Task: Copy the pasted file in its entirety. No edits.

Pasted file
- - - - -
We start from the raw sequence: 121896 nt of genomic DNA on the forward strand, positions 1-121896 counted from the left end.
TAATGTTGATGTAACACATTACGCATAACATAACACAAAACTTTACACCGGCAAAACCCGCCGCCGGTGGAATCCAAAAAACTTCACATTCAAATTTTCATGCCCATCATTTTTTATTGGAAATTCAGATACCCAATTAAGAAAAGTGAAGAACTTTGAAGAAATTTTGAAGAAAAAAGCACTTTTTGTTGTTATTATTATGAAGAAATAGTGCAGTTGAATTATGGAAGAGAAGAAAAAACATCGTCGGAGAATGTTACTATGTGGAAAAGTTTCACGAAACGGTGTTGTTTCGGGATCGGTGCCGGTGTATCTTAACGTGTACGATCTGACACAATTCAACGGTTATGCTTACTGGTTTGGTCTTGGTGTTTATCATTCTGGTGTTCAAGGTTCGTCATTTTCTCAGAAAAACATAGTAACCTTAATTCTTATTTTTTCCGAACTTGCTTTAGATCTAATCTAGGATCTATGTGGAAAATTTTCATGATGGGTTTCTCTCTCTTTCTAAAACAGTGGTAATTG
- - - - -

We start from the raw sequence: 121896 nt of genomic DNA on the forward strand, positions 1-121896 counted from the left end.
TAATGTTGATGTAACACATTACGCATAACATAACACAAAACTTTACACCGGCAAAACCCGCCGCCGGTGGAATCCAAAAAACTTCACATTCAAATTTTCATGCCCATCATTTTTTATTGGAAATTCAGATACCCAATTAAGAAAAGTGAAGAACTTTGAAGAAATTTTGAAGAAAAAAGCACTTTTTGTTGTTATTATTATGAAGAAATAGTGCAGTTGAATTATGGAAGAGAAGAAAAAACATCGTCGGAGAATGTTACTATGTGGAAAAGTTTCACGAAACGGTGTTGTTTCGGGATCGGTGCCGGTGTATCTTAACGTGTACGATCTGACACAATTCAACGGTTATGCTTACTGGTTTGGTCTTGGTGTTTATCATTCTGGTGTTCAAGGTTCGTCATTTTCTCAGAAAAACATAGTAACCTTAATTCTTATTTTTTCCGAACTTGCTTTAGATCTAATCTAGGATCTATGTGGAAAATTTTCATGATGGGTTTCTCTCTCTTTCTAAAACAGTGGTAATTG